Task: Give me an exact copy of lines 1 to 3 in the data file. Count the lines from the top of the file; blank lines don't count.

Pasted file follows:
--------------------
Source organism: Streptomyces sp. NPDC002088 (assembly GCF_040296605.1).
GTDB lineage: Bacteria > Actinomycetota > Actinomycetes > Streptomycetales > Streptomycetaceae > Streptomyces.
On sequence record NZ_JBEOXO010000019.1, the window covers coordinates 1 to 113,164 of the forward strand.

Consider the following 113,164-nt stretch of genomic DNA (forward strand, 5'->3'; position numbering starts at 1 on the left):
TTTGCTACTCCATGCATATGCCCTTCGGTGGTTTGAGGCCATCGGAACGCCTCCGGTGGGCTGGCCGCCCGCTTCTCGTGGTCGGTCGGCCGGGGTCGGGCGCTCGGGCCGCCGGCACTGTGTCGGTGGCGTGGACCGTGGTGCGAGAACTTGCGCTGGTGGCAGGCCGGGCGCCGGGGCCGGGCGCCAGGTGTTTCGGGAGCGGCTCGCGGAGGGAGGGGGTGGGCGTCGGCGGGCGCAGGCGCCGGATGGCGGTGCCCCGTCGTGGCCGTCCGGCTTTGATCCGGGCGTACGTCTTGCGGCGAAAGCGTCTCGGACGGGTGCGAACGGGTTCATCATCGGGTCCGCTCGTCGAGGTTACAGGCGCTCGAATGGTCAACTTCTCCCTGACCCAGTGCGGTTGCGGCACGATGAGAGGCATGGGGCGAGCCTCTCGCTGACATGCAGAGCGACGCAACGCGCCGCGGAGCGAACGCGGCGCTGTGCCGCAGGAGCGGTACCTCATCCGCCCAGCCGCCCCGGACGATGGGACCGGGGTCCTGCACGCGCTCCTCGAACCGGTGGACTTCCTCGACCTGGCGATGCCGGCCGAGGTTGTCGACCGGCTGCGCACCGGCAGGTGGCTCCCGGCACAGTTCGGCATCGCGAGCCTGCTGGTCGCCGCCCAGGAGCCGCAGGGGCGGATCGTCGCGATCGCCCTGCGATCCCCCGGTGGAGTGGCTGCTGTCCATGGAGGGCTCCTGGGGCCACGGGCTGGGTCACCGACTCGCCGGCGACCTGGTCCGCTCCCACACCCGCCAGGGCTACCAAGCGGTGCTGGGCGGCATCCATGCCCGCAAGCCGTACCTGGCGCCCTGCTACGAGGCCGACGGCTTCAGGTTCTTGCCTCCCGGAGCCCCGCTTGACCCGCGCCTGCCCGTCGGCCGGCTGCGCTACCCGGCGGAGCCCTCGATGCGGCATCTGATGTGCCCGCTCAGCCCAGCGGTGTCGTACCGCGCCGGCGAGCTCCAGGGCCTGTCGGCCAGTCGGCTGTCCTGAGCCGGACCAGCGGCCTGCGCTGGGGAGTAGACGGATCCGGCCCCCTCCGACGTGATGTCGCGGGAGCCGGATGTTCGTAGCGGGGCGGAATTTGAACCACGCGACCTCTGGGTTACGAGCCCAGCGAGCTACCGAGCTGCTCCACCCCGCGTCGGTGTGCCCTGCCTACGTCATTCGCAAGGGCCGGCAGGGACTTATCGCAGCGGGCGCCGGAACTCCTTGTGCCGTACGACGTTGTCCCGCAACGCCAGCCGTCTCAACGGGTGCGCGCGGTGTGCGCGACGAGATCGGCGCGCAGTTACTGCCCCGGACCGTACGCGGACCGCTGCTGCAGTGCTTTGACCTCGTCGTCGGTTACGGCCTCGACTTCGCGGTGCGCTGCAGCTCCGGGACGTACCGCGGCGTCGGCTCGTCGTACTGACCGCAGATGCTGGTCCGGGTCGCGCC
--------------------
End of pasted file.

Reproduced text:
Source organism: Streptomyces sp. NPDC002088 (assembly GCF_040296605.1).
GTDB lineage: Bacteria > Actinomycetota > Actinomycetes > Streptomycetales > Streptomycetaceae > Streptomyces.
On sequence record NZ_JBEOXO010000019.1, the window covers coordinates 1 to 113,164 of the forward strand.